'Raven Epidemic' Forces Scientists to Resort to Firing Lasers

The bad boys of birds are flourishing.

U.S. National Park Service

Common ravens, known in Sweden as the “ghosts of murdered people,” are flourishing in the United States desert — a landscape where Christians believe the devil tempted Christ. Science has yet to address the raven-demon connection, but American conservationists are in the process of figuring out what to do with a problem like too many damn ravens.

A recent article in Audubon revealed that the American West is the epicenter of a massive raven population boom. While there’s a steady presence of ravens throughout the Northern Hemisphere, it’s most pronounced in the west — especially in the southwest’s Mojave Desert. According to the Breeding Bird Survey, over the past 40 years, populations of ravens in the arid, 47,877-square-mile region have grown by over 700 percent.

“Historically ravens were rare, but humans have made it very easy for them to survive,” Tim Shields, a tortoise biologist, told The Guardian in 2016. Shields is invested in the fight against ravens because they can decimate desert tortoise populations: The reptile’s numbers have decreased by 90 percent since the 1980s because the ravens consider them to be a great, tasty snack.

Tortoise murder inspired Shields to found his company, Hardshell Labs, which provides some creative methods to combat ravens. One strategy is to use the TALI TR3 Counter-Privacy laser gun, a non-lethal weapon that shoots out a 532-nanometer green light, which annoys the hell out of ravens. (Whether or not it can send ravens back to hell, is another question.)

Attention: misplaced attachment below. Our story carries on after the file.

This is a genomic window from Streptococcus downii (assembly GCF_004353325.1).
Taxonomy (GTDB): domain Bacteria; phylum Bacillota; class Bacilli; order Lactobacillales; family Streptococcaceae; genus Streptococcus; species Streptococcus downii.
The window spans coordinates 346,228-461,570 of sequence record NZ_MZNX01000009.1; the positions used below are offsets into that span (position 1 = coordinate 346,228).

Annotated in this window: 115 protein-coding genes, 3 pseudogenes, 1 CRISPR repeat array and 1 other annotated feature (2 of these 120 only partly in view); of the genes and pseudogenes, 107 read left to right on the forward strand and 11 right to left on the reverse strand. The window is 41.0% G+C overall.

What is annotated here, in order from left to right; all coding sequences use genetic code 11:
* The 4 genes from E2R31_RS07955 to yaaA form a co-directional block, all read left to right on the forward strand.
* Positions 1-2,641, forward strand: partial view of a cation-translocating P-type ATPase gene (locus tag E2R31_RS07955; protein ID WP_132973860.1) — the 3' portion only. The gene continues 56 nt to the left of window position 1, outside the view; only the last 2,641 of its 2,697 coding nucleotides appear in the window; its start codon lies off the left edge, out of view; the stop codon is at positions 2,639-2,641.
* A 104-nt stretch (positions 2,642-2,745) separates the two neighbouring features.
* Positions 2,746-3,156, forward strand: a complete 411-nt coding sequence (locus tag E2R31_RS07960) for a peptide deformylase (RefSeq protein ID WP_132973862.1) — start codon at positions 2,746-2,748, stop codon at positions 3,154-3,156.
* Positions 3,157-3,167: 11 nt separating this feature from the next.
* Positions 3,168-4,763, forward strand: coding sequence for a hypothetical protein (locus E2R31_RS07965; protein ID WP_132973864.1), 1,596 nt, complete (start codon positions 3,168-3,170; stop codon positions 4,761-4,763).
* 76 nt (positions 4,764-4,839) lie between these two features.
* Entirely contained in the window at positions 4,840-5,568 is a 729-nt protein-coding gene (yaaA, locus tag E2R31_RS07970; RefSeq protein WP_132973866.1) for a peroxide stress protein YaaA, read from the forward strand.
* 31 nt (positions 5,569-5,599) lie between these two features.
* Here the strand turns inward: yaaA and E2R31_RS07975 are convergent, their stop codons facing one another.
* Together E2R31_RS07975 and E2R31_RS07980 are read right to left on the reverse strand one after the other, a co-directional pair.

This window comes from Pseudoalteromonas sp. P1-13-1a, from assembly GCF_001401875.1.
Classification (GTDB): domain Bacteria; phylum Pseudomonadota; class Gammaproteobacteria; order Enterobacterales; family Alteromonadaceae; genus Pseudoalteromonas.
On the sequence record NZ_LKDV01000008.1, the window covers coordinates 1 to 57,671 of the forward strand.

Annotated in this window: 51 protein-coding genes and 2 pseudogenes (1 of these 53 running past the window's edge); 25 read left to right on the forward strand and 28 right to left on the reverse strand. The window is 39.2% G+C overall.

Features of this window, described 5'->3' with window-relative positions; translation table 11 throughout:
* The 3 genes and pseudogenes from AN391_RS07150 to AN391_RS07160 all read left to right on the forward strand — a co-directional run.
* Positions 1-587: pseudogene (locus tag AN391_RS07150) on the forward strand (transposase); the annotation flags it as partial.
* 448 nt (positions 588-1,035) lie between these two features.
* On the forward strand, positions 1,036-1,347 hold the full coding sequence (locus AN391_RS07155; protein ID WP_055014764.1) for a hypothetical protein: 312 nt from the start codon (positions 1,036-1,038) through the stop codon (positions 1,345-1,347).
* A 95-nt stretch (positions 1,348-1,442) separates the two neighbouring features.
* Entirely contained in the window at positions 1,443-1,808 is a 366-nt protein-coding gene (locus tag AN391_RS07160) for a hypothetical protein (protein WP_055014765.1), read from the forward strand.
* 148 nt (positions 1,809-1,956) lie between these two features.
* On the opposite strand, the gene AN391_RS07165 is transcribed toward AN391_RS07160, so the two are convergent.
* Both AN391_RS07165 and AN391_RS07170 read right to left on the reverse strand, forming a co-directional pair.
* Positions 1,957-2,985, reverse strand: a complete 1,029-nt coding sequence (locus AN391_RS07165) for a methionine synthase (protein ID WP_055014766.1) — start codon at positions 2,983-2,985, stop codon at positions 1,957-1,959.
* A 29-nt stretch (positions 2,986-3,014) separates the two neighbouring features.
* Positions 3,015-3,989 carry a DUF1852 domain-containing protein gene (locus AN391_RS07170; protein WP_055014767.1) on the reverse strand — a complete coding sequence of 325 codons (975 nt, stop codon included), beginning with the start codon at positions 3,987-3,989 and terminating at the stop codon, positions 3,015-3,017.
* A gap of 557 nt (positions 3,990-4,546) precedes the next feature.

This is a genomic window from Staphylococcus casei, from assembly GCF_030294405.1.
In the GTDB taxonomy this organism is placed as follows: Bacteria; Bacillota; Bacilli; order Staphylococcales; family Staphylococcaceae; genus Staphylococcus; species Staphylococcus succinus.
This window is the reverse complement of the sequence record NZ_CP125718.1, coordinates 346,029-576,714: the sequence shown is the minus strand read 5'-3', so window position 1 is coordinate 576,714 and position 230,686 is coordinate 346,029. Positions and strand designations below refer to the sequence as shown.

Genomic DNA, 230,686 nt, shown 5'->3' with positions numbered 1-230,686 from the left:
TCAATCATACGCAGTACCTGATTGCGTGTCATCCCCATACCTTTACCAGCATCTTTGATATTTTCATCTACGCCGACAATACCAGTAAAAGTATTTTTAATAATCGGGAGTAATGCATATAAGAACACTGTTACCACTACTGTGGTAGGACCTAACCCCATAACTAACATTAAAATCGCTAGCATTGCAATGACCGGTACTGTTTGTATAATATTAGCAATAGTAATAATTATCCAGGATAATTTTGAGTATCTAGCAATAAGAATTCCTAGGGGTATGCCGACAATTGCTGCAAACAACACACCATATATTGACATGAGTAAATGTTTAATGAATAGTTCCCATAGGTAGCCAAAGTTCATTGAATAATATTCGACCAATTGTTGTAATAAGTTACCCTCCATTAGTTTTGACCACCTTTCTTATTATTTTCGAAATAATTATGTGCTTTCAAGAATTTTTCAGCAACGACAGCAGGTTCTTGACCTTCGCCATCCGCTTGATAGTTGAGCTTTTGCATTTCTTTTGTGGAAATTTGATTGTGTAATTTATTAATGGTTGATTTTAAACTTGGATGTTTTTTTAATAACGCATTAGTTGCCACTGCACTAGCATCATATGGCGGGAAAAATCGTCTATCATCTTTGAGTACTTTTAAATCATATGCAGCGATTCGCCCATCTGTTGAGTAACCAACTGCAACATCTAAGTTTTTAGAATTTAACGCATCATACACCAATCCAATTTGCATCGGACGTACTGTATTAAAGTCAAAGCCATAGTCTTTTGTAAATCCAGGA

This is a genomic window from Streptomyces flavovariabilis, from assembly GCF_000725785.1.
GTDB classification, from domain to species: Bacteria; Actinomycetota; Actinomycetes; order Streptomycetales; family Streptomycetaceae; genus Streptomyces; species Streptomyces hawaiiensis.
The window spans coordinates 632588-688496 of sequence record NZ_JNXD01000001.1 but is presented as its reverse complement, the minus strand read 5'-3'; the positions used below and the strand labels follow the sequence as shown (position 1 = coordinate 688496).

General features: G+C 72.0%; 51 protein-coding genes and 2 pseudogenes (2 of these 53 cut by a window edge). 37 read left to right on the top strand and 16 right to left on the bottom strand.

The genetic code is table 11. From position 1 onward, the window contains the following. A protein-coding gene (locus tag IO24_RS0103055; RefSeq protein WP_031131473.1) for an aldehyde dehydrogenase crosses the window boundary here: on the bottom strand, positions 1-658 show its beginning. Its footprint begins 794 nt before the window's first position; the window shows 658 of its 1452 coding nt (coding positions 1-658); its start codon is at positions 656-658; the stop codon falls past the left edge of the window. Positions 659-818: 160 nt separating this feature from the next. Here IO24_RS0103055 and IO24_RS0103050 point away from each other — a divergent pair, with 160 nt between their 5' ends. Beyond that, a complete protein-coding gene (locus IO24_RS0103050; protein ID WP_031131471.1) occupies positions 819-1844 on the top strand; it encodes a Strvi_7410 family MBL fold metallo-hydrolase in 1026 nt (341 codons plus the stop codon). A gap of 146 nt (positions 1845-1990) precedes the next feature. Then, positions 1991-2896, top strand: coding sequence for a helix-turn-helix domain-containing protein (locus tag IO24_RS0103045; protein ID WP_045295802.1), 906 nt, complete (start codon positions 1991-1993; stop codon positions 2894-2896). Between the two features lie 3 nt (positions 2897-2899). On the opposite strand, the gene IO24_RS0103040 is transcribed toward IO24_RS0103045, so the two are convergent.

These ravens are probably thinking about eating baby tortoises.

Laser guns are now one of the topics of raven-population disruption currently being discussed by conservationists rallied by the U.S. Fish and Wildlife Service, who convene in workshops to figure out how to stop the swelling numbers of birds. One simple method, conservationists believe, is for humans to get smarter about dealing with their trash.

Kristen Berry, a U.S. Geological Survey research scientist and board member of the Desert Tortoise Preserve Committee, tells Audubon that the huge numbers of ravens camping out in the desert are “all due to human subsidies.” Standing water at cattle farms, man-made structures to perch on, and piles of garbage and road kill are all invitations for the winged monsters, and the availability of these natural shelters and natural resources has helped these intelligent, scavenging birds increase their numbers since the 1960s.

If tortoise conservationists have their way, ravens won’t keep their hold over America’s west for long. That doesn’t mean that raven domination will stop anytime soon: While their numbers were once small globally, ravens are now seen in far-flung places, like the Mediterranean and the Arctic.

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